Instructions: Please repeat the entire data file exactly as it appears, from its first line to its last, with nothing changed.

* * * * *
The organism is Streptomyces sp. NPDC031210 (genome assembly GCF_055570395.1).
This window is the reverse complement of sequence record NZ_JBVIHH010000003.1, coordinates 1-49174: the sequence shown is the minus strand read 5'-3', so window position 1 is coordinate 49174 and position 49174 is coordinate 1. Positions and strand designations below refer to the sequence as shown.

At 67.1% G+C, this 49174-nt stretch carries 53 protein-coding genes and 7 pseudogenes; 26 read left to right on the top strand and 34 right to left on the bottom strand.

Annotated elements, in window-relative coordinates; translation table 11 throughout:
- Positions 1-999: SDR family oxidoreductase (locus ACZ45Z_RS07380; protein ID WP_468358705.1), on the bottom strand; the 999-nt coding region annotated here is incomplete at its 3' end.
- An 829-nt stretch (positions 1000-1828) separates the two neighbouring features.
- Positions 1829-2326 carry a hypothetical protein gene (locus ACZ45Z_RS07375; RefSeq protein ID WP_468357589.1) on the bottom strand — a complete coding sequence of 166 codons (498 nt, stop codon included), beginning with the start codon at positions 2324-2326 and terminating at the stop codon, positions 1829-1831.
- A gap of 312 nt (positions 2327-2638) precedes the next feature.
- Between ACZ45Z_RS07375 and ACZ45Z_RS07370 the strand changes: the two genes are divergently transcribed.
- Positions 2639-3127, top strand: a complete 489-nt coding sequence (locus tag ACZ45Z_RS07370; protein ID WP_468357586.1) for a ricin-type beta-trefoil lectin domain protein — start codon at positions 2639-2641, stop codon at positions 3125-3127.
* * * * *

The organism is Streptomyces sp. NPDC031210 (genome assembly GCF_055570395.1).
This window is the reverse complement of sequence record NZ_JBVIHH010000003.1, coordinates 1-49174: the sequence shown is the minus strand read 5'-3', so window position 1 is coordinate 49174 and position 49174 is coordinate 1. Positions and strand designations below refer to the sequence as shown.

At 67.1% G+C, this 49174-nt stretch carries 53 protein-coding genes and 7 pseudogenes; 26 read left to right on the top strand and 34 right to left on the bottom strand.

Annotated elements, in window-relative coordinates; translation table 11 throughout:
- Positions 1-999: SDR family oxidoreductase (locus ACZ45Z_RS07380; protein ID WP_468358705.1), on the bottom strand; the 999-nt coding region annotated here is incomplete at its 3' end.
- An 829-nt stretch (positions 1000-1828) separates the two neighbouring features.
- Positions 1829-2326 carry a hypothetical protein gene (locus ACZ45Z_RS07375; RefSeq protein ID WP_468357589.1) on the bottom strand — a complete coding sequence of 166 codons (498 nt, stop codon included), beginning with the start codon at positions 2324-2326 and terminating at the stop codon, positions 1829-1831.
- A gap of 312 nt (positions 2327-2638) precedes the next feature.
- Between ACZ45Z_RS07375 and ACZ45Z_RS07370 the strand changes: the two genes are divergently transcribed.
- Positions 2639-3127, top strand: a complete 489-nt coding sequence (locus tag ACZ45Z_RS07370; protein ID WP_468357586.1) for a ricin-type beta-trefoil lectin domain protein — start codon at positions 2639-2641, stop codon at positions 3125-3127.